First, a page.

Why FEYE Stock Fell 12.5%
FireEye Inc (NASDAQ:FEYE) delivered quarterly earnings on Thursday and the market reception was…frosty, to say the least. Within hours, investors carved out 12.5% of FEYE stock.
Although the company’s bottom line was better than expected, there was some trouble at the top end of FireEye’s report. Sales of the company’s software products and services grew less quickly than forecasters had predicted, which threw investors into a frenzy.
On Wall Street, there’s nothing worse than a missed estimate. It didn’t matter that FireEye beat earnings expectations or that it laid out some strong guidance. What hurt FEYE stock was one number that underperformed over the last three months.
A market purist could look at that situation and think it’s perfectly fine. The stock market did what it’s supposed to by taking a bite out of FEYE stock, right? Wrong.
Think about it this way: time horizons matter. Judging performance based on three-month intervals is an absolutely crazy way to think about a business, especially when you’re trying to determine what that business will be worth two or three years down the road.
Once you start thinking about FEYE stock with an extended time horizon, this earnings report doesn’t look that bad. Yes, FireEye lost $0.33 per share, but analysts were expecting the losses to be even wider. They had predicted a burn rate of $0.39 per share. (Source: “FireEye plans layoffs as new CEO takes the helm, stock plunges,” MarketWatch, August 5, 2016.)
Not to mention that FireEye got a new CEO only two months ago. The guy barely got enough time to settle into his chair before markets started panicking about the direction of FireEye’s sales growth. Breathe easy, dear reader. I’ve given this plunge in FEYE stock a closer look and it doesn’t seem justified.
Here’s my take…
A Late 2016 Rebound for FEYE Stock?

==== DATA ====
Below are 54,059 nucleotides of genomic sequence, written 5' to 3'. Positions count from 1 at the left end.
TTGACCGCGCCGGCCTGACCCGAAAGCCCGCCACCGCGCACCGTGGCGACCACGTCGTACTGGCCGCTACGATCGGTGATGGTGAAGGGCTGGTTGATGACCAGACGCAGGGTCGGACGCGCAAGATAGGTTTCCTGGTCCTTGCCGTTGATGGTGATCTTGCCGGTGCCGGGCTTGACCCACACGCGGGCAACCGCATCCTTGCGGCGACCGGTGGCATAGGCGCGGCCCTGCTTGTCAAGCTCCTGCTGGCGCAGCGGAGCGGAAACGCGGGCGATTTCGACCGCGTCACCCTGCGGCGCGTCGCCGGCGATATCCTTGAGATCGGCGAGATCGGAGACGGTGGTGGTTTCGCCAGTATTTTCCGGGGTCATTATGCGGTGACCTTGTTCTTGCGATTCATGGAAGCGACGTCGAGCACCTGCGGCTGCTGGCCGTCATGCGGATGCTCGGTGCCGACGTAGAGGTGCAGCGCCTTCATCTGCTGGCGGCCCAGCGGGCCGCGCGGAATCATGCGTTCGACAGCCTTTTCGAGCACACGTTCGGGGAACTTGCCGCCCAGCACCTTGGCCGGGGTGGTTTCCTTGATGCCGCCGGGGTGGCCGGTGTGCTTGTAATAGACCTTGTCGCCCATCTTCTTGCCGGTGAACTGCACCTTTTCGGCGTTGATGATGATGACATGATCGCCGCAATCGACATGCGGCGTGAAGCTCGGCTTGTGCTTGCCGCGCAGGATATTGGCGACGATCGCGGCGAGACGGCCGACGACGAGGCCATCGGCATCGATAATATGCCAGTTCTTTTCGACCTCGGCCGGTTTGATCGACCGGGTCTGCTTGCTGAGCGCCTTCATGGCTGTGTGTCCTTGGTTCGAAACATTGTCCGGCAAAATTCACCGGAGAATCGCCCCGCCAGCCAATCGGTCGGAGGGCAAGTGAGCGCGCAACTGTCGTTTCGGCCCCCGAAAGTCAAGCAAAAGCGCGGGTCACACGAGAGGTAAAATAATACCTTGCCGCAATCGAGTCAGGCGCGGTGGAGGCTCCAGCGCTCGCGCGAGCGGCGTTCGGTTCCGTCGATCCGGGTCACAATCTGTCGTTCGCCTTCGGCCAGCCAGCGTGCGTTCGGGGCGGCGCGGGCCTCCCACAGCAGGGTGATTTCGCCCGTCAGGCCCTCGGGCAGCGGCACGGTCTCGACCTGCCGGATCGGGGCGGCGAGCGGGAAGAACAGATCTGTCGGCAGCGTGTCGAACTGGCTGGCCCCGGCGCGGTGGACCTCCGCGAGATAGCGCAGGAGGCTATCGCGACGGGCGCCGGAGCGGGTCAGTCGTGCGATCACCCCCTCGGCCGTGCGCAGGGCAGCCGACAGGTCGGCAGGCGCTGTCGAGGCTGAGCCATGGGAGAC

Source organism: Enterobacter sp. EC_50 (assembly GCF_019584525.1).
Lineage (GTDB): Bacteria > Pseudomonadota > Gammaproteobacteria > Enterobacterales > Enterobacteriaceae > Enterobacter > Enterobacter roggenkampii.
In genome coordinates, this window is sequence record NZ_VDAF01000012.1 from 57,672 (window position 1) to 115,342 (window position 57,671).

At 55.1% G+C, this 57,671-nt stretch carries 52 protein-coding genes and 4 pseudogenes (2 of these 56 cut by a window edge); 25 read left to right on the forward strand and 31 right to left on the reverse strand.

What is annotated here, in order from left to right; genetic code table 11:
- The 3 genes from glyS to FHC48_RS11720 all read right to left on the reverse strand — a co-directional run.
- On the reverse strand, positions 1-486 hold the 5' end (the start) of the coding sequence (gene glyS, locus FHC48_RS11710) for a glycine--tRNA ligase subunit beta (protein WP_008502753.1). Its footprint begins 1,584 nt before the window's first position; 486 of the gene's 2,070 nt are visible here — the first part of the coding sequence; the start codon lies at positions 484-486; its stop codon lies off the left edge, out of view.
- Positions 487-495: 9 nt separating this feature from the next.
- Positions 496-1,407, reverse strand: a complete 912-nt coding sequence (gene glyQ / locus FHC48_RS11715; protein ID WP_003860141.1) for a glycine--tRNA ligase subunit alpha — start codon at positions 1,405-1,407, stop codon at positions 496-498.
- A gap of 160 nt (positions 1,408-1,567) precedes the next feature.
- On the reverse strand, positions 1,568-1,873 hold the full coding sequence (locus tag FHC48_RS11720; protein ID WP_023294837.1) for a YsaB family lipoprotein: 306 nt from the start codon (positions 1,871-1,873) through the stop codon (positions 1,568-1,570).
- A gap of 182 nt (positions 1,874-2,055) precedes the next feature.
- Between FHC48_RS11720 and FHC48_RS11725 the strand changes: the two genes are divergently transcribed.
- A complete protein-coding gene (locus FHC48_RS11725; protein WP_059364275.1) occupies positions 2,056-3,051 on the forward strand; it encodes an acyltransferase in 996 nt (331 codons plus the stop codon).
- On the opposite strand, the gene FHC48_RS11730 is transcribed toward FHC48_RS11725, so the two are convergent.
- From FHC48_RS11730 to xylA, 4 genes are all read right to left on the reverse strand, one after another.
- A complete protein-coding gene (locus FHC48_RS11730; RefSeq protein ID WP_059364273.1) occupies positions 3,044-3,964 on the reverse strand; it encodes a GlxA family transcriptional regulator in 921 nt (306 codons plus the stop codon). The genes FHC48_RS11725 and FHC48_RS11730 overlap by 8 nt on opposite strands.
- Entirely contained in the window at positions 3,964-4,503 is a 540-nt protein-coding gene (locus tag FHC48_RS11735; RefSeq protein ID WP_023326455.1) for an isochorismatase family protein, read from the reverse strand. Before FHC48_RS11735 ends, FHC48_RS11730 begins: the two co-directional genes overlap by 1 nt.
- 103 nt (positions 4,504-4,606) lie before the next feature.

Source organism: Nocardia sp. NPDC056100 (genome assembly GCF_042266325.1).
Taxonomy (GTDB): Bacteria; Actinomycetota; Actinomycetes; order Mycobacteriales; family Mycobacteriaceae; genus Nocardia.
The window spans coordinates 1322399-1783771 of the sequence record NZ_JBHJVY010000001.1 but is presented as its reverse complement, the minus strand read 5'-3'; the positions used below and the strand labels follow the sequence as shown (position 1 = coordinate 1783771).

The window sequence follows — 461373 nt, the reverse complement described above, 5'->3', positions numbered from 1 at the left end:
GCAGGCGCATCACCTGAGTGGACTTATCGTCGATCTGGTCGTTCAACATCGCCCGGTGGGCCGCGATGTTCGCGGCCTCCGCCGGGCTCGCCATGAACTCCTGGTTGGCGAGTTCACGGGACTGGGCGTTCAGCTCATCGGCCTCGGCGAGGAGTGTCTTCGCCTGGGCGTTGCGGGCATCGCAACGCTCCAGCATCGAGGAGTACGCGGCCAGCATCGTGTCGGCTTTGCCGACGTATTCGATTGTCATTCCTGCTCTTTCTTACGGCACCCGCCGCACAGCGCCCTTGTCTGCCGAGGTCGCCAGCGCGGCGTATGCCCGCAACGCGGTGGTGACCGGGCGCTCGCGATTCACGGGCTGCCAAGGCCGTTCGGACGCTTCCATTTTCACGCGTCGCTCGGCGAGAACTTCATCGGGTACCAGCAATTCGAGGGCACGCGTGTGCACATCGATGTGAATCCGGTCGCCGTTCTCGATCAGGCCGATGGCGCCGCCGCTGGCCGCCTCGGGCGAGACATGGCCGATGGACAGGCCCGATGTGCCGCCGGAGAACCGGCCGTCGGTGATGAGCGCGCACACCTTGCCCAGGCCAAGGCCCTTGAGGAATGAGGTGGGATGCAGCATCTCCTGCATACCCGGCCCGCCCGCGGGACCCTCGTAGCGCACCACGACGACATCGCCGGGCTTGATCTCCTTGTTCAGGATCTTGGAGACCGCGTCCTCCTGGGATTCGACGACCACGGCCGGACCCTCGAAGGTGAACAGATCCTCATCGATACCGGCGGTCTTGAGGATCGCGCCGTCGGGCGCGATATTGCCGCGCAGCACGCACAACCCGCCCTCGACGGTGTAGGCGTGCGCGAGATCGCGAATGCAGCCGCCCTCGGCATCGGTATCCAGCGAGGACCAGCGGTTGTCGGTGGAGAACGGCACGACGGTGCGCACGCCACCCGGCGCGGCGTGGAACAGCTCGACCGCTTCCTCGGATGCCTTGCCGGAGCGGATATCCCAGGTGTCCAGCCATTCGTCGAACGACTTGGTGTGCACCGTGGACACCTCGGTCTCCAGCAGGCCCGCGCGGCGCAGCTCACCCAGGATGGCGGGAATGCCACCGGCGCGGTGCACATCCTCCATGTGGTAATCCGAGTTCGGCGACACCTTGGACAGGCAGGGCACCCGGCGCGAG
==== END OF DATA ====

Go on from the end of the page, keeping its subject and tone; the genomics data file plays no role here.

The new CEO is Kevin Mandia, a guy who came into the company through an acquisition. FireEye had bought Mandiant, which was a private cybersecurity firm that helped clean up the infamous Sony hack, tracing it back to North Korea.
After that, Mandia became famous, so much so that he was featured on the cover of Fortune magazine. Considering Mandia and his company’s demonstrated success, FireEye decided to “acqui-hire” Mandia and his little cybersecurity contractor. (Source: “FireEye Names New CEO After Months of Rumors,” Fortune, May 6, 2016.)
Now Mandia has the keys to the castle. His first order of business as CEO is to strip the fat off FireEye, most notably by laying off 10% of its entire workforce. That may sound harsh, but there’s little else to be done. The company needs to make money at some point—it can’t burn cash in perpetuity.
“We always knew somewhere around 2016, we’d have to change this company as we got scale, and we want to maintain the timeline for achieving non-GAAP profitability,” he said from the company’s Milpitas, California headquarters in a telephone interview. “I want to balance growth with profitability, and we’re serious about that path to profitability.” (Source: MarketWatch, op cit.)
Mandia’s plan could end up saving FireEye $80.0 billion a year. The savings could actually start to take effect as early as the fourth quarter of 2016, meaning the company’s cost base should shrink significantly. Estimates suggest we’re looking at a $20.0-million reduction straight off the bat. That’s not a bad target for the first six months of a new job.
But Mandia didn’t just leave it at cost-savings. He’s hoping to generate non-GAAP profits within the next three quarters. By his logic, the industry is still in flux. Changing geopolitical circumstances and an evolving security environment are altering the demands on cybersecurity companies. Clients are looking for full-service solutions.
It’s going to take time for FireEye to figure out what those solutions will look like, but they need to buy that time by giving shareholders a reason to believe in FEYE stock.
They need to trim unnecessary costs, generate positive cash flow, and then re-accelerate revenue growth. Funnily enough, that’s exactly what Kevin Mandia is doing right now.
He’s making the right moves to ensure a bright future for FEYE stock, but investors aren’t paying attention. They’re too blinded by quarterly capitalism to recognize a good stock when they see it, but non-GAAP earnings in Q4 should turn the company around.
That being said, FEYE stock isn’t at the top of our watch list. Don’t me wrong; it’s an incredible company and we’re certainly bullish on it, but there’s another investment that is a complete game changer. The stock I’m talking about has surged 774% in the last five years and it’s showing no signs of slowing down! Click here for our Free Exclusive Report on how you can tap into these extraordinary gains.